Does your brain need to be plunged into icy-cold water? Consider this weeks picks to be a refreshing and brief dunk into a frozen arctic pool…when you know that a sauna will be waiting for you afterwards.
Where the river begins
A look at how linguistics, word origins and paleo-climatology are linked.
“If you pause to look at the time scale of the climatology when these semantic shifts would have happened, and you realize you’re standing face to face with a human artifact that has fossilized within it a specific experience from about 5,000 B.C. On rare occasions these words laid one after the other along the centuries align in just the right tilt and you can glimpse far down that well and catch light from something unimaginably ancient but recognizably human; the cognate of the paint-print hand on the cave wall, or a breath of meadow-air from the spring after the Ice Age.”
The things that are yours to keep by Monica Olivia
Sámi artist, yoga practitioner and spiritual seeker Monica Olivia explores the sacred things that are yours to keep and that nobody can take from you. Read more on Monica’s amazing blog Ask the Mountains.
It’s OK to not be OK, but not OK to remain that way
Inspiring Kenyan Environmental activist Chechie Winnie shoulders a lot of responsibility in her life, looking after the natural wilderness and its magnificent animals in Kenya. Here she talks about how to handle ‘activism anxiety’ and the fatigue that comes from trying to save the world.
Tiny Ancient Egyptian dioramas
Fascinating blogger Generalist Academy explores the miniature world of Egyptian dioramas. While most of the expensive treasure was looted, these tiny treasures often remained in tombs. These finds come from the tomb of chief steward and official Meketre, and are about 4,000 years old. Read more on Generalist Academy
A bustling bakery and brewery…
COVID angry-face cake from Turanga-nui-a-Kiwi in New Zealand
New Zealand has (for now at least) broken the back of COVID because of its geographical isolation and strong leadership. Which means there are plenty of cakes like this floating around New Zealand. This one was baked and has long since been eaten at Tairāwhiti Museum in Turanga Nui a Kiwa.
‘Cultivating the cosmic tree’ by Hildegard of Bingen (1098-1179)
German mystic, Benedictine abbess, polymath, artist, writer, composer, philosopher who spun webs of ornate creativity that reach out to us from almost 900 years after her death. She was an extraordinarily talented woman.
Voices of Angels – Voices of Ascension by Hildegard von Bingen
Moriz Jung’s Animal ABCs
Moriz Jung (1885-1915) was born in Mikulov, Czech Republic. He was a talented artist and illustrator who worked in woodcuts, linocuts, lithographs and book images and became a member of the Wiener Werkstätte. During his studies he published a book of coloured woodcuts called, Freunden geschnitten und gedruckt von Moriz Jung (Leipzig and Vienna, 1906), an alphabetical primer in the form of animal pictures. Read more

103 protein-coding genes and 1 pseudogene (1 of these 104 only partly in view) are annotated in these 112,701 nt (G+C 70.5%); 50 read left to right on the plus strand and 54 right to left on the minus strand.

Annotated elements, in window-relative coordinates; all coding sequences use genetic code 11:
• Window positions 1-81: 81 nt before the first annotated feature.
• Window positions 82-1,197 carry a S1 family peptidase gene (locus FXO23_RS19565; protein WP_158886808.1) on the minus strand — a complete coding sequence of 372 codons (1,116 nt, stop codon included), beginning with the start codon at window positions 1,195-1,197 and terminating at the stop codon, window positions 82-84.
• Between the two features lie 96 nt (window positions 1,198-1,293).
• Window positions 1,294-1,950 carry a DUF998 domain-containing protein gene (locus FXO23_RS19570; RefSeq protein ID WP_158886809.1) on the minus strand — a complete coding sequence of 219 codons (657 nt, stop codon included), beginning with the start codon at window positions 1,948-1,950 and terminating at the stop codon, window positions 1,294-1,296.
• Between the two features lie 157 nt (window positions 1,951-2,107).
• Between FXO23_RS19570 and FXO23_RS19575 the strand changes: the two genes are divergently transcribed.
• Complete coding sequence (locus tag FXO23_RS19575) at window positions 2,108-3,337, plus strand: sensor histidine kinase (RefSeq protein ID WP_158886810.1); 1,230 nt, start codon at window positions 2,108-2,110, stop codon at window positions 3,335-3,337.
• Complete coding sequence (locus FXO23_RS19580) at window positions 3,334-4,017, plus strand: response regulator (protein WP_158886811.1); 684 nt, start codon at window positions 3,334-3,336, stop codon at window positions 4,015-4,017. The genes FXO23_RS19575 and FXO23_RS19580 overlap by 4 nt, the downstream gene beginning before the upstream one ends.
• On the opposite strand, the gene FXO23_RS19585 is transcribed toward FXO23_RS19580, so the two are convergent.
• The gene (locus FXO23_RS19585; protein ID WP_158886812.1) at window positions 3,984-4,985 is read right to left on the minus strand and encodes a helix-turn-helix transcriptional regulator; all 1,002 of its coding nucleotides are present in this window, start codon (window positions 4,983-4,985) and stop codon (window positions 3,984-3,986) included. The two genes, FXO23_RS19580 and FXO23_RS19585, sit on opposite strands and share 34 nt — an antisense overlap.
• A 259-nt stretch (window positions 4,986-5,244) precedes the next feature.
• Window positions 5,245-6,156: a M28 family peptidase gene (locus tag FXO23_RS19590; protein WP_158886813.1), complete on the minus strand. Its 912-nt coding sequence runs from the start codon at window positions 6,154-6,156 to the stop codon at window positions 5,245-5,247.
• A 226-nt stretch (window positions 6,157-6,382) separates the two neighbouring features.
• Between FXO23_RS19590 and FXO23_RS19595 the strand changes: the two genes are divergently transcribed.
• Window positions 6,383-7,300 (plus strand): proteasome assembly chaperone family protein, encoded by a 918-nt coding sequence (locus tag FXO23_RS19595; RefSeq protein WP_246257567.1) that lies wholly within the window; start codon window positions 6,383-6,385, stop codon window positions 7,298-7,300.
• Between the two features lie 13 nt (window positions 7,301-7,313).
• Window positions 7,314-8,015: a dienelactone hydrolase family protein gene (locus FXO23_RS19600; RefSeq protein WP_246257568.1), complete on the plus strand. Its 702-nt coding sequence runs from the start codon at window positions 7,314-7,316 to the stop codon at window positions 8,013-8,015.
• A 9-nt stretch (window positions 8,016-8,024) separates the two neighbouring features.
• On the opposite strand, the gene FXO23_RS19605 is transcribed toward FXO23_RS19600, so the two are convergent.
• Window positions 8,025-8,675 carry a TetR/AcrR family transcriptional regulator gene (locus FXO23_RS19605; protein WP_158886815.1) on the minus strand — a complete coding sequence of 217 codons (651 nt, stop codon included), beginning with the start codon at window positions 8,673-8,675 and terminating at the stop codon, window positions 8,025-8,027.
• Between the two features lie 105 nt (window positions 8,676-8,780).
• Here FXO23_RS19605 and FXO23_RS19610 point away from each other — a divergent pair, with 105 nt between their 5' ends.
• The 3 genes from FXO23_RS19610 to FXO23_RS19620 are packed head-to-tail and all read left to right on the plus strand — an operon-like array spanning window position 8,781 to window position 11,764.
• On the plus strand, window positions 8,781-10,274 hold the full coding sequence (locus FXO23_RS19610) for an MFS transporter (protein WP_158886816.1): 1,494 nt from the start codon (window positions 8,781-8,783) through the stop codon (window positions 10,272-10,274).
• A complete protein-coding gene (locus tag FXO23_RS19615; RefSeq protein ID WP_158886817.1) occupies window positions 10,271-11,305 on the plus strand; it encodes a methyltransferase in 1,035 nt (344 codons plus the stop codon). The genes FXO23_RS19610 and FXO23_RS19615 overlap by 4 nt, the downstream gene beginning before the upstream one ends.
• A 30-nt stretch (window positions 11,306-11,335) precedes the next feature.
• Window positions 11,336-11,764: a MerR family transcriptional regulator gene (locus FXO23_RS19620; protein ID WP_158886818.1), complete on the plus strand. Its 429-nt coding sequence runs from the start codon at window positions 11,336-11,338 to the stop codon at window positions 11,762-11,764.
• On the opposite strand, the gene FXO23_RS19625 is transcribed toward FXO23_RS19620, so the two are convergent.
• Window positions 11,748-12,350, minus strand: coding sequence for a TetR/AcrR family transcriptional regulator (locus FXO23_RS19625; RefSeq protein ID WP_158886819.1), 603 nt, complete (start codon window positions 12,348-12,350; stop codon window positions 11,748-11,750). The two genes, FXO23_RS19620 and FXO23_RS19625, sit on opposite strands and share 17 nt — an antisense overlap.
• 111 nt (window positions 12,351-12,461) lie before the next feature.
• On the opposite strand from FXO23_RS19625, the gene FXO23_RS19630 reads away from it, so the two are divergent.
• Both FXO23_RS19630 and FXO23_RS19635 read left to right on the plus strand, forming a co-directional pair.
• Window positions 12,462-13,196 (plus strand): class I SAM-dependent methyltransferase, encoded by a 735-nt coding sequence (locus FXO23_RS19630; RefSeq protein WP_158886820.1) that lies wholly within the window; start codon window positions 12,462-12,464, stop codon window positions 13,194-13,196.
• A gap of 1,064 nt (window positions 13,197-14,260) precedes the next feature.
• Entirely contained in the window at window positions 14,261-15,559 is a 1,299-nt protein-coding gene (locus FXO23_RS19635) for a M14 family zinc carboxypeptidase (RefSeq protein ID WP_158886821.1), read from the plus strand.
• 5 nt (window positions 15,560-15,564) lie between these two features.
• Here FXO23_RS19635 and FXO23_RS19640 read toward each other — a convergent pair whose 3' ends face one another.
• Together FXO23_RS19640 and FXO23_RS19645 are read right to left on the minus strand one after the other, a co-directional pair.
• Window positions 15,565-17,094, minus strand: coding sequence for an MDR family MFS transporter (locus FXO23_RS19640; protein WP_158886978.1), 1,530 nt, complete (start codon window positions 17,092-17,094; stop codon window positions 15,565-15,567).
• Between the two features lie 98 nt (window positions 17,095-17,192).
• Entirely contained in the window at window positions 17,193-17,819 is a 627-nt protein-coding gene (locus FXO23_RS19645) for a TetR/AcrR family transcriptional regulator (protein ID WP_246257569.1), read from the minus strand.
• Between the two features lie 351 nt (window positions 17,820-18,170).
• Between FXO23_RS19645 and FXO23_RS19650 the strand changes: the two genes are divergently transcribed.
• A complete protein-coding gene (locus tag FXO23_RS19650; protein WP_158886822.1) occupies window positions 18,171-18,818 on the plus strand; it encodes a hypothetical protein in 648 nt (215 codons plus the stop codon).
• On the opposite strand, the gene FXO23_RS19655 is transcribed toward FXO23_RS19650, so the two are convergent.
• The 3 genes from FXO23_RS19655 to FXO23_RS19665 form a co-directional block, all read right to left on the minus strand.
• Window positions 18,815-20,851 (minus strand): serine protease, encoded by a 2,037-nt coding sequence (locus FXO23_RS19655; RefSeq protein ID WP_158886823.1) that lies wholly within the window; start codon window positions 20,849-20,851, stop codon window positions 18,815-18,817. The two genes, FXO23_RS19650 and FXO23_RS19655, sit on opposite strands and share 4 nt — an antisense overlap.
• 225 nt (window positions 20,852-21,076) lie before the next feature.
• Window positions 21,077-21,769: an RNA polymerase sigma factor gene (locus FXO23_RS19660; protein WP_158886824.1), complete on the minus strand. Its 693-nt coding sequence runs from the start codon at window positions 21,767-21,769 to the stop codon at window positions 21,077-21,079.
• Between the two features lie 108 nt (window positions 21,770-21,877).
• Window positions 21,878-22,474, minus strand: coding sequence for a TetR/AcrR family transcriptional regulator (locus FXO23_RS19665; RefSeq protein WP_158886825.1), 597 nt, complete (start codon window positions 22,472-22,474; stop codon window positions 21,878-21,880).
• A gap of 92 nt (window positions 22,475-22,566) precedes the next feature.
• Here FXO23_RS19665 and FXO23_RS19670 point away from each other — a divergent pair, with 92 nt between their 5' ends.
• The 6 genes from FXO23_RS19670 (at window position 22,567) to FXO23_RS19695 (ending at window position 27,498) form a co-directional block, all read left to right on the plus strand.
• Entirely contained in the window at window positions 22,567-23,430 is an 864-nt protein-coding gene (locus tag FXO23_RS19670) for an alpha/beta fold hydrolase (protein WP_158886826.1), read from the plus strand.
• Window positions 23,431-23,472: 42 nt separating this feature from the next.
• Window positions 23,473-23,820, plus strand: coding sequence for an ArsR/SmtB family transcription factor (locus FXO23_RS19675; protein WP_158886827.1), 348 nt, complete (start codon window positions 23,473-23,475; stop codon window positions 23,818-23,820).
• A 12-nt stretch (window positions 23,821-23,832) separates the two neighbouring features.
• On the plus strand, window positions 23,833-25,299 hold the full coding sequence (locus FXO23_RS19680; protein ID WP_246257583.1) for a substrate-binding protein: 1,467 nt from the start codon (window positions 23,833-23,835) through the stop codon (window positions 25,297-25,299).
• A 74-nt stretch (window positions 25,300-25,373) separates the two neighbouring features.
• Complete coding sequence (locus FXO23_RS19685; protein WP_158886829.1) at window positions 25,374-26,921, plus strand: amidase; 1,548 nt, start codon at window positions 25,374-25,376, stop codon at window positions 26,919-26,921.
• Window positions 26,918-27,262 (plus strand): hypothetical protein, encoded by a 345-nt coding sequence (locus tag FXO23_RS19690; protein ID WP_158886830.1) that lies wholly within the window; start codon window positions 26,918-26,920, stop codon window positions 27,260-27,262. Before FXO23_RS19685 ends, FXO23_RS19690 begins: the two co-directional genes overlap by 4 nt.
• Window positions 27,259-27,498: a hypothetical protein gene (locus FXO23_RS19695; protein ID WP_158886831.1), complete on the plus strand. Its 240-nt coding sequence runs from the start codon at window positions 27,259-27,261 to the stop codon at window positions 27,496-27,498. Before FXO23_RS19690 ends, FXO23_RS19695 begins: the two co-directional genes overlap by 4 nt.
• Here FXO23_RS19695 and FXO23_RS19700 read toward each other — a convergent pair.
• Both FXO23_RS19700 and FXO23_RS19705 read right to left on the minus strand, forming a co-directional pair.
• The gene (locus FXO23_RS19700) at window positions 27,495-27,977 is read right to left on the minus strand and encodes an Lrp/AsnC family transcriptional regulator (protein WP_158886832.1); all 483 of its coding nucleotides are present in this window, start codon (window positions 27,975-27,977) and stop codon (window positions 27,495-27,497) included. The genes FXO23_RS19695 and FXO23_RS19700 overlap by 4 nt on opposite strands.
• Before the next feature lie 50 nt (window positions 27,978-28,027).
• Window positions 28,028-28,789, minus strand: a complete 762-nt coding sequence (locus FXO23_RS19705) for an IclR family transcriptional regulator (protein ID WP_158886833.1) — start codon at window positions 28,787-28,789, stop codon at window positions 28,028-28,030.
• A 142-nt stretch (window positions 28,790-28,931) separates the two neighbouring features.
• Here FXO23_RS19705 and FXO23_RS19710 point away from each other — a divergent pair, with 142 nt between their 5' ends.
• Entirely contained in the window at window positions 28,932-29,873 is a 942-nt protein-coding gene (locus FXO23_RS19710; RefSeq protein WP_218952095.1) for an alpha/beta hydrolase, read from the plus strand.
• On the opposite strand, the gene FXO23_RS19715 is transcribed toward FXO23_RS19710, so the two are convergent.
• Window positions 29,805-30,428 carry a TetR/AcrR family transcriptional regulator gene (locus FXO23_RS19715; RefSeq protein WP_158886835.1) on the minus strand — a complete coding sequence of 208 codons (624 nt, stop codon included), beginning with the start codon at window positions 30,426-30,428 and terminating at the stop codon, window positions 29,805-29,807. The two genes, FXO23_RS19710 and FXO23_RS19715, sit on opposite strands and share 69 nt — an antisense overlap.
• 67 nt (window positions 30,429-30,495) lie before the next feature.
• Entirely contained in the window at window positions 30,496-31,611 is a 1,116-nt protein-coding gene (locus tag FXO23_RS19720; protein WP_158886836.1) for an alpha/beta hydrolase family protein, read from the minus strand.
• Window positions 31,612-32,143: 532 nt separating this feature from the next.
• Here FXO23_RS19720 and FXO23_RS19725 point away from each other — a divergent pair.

D is for Dachs (the German word for badger)
I is for Igel (the German word for hedgehog)
Thierry Mulger Spring/Summer collection from 1991
Even if you’re not really into fashion, I challenge you to not enjoy this. It’s a channel that features a treasure-trove of kitsch, attitude and female badassery. The fashion is innovative, the music is a funky blend of acid house, early hiphop, techno and 60’s vintage pop. Models include Cindy Crawford, Naomi Campbell, Helen Christensen, Aman, Deborah Hutton and many others in their prime. It’s nothing like the rigid and boring fashion of today. Instead it’s beautiful women who let their joie de vivre shine through and who perform with huge personalities to sell the clothes with true flair and artistry. You can see why they were considered ‘supermodels’ in their day. It’s really quite mesmerising to watch and there’s a whole channel of it…
A highlight for me was around 12 min in, with a weird sculptural acrobatics performance followed by a Vogue-esque, Madonna style peformance to acid house music and then some other things that are hard to define.
John Townsend’s simple Apple Pie
American history revivalist and historian John Townsend demonstrates a super simple apple pie recipe that’s light on the ingredients, but heavy on the taste.
Smooth grooves and alpine beats from Del Monte
I hope you enjoyed this week’s picks, do you have anything you have found that was amazing this week? share below and also what you thought of these picks.
6 thoughts on “10 Cool Things I found on the Internet #23”
Thank you for sharing my little post!😊 Love these collections you make, so many interesting things I would never find on my own. Really enjoyed the Hildegard chant.
Warm hugs from the cold 😁🙌🏼☃️❄
You are very welcome Monica. I am glad you enjoy these collections they are really enjoyable to make too! There is so much good stuff out there and doing this each week has brought me a lot of joy 😀 Glad you liked Hildegard, its very peaceful. Warm hugs back to you xxx
OMG Moriz Jung!!!!!!!!! Perfect, thank you This is what I needed. This is EXACTLY what I needed. Vienna Secession is a heaven for me. thank you xxx
I actually had to look up Vienna Secession because I didn’t know what it was haha, but now I can see it involved Klimt as well, he’s one of my favorites and I know you love him too because of the beautiful mother and daughter ode to Klimt in your book. Yeah I thought you would love the hedgehog hehe….it is my spirit animal I think as well as the orangutan. Thanks for your comment and glad you enjoyed it 😀
Beautiful post! I just love the ‘global wisdom’ here. We all need to take a breath and stand back sometimes, and know that we can learn so much from one another
Thank you Amanda I’m so glad you liked the global wisdom, yes we all have things to contribute and it’s enjoyable to find these things and share them with you xxx